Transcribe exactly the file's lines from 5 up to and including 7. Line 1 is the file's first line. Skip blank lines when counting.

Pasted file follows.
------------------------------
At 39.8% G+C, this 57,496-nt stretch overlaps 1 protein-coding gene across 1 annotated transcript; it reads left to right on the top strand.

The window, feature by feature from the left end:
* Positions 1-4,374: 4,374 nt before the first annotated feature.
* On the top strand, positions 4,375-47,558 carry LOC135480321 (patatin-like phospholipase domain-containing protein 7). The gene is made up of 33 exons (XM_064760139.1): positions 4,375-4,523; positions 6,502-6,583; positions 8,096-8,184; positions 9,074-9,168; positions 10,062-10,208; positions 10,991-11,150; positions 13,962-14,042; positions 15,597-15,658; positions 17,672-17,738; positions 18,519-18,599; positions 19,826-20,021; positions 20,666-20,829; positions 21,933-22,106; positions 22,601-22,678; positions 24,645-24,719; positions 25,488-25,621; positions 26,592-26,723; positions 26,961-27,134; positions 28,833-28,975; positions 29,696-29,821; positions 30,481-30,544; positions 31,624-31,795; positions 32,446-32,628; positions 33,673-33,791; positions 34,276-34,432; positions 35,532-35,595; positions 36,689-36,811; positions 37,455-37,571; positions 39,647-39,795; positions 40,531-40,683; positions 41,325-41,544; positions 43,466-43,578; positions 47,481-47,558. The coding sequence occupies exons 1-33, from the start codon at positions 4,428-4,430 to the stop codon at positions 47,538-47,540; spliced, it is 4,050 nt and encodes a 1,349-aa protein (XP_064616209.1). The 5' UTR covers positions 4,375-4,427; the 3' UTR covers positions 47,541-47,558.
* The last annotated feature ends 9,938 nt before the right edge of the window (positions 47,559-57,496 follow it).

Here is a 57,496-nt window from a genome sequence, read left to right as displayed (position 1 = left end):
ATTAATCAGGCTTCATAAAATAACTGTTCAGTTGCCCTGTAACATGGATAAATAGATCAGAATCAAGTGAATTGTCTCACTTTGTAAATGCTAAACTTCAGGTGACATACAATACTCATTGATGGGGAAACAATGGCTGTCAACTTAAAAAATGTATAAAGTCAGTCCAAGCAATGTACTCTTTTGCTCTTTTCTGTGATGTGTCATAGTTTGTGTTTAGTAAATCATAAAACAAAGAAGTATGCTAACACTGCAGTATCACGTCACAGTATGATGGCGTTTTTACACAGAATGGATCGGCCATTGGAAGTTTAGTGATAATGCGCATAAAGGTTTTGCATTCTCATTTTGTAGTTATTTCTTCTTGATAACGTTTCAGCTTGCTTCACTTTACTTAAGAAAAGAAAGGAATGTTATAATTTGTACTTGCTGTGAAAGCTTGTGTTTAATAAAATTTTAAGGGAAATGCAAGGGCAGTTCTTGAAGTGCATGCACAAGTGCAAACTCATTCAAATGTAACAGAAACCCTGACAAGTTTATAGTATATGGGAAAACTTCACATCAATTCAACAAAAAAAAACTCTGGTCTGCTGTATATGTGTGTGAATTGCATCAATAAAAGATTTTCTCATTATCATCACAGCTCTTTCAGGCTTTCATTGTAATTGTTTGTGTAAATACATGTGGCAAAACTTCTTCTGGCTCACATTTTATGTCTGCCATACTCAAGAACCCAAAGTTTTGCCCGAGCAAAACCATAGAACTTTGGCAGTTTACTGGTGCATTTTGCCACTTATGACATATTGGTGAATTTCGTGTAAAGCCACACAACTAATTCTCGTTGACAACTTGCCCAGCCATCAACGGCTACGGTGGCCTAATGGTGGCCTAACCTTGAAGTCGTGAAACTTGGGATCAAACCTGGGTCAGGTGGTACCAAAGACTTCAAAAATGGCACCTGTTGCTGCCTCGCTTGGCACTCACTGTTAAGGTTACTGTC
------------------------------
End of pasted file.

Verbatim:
* The last annotated feature ends 9,938 nt before the right edge of the window (positions 47,559-57,496 follow it).

Here is a 57,496-nt window from a genome sequence, read left to right as displayed (position 1 = left end):
ATTAATCAGGCTTCATAAAATAACTGTTCAGTTGCCCTGTAACATGGATAAATAGATCAGAATCAAGTGAATTGTCTCACTTTGTAAATGCTAAACTTCAGGTGACATACAATACTCATTGATGGGGAAACAATGGCTGTCAACTTAAAAAATGTATAAAGTCAGTCCAAGCAATGTACTCTTTTGCTCTTTTCTGTGATGTGTCATAGTTTGTGTTTAGTAAATCATAAAACAAAGAAGTATGCTAACACTGCAGTATCACGTCACAGTATGATGGCGTTTTTACACAGAATGGATCGGCCATTGGAAGTTTAGTGATAATGCGCATAAAGGTTTTGCATTCTCATTTTGTAGTTATTTCTTCTTGATAACGTTTCAGCTTGCTTCACTTTACTTAAGAAAAGAAAGGAATGTTATAATTTGTACTTGCTGTGAAAGCTTGTGTTTAATAAAATTTTAAGGGAAATGCAAGGGCAGTTCTTGAAGTGCATGCACAAGTGCAAACTCATTCAAATGTAACAGAAACCCTGACAAGTTTATAGTATATGGGAAAACTTCACATCAATTCAACAAAAAAAAACTCTGGTCTGCTGTATATGTGTGTGAATTGCATCAATAAAAGATTTTCTCATTATCATCACAGCTCTTTCAGGCTTTCATTGTAATTGTTTGTGTAAATACATGTGGCAAAACTTCTTCTGGCTCACATTTTATGTCTGCCATACTCAAGAACCCAAAGTTTTGCCCGAGCAAAACCATAGAACTTTGGCAGTTTACTGGTGCATTTTGCCACTTATGACATATTGGTGAATTTCGTGTAAAGCCACACAACTAATTCTCGTTGACAACTTGCCCAGCCATCAACGGCTACGGTGGCCTAATGGTGGCCTAACCTTGAAGTCGTGAAACTTGGGATCAAACCTGGGTCAGGTGGTACCAAAGACTTCAAAAATGGCACCTGTTGCTGCCTCGCTTGGCACTCACTGTTAAGGTTACTGTC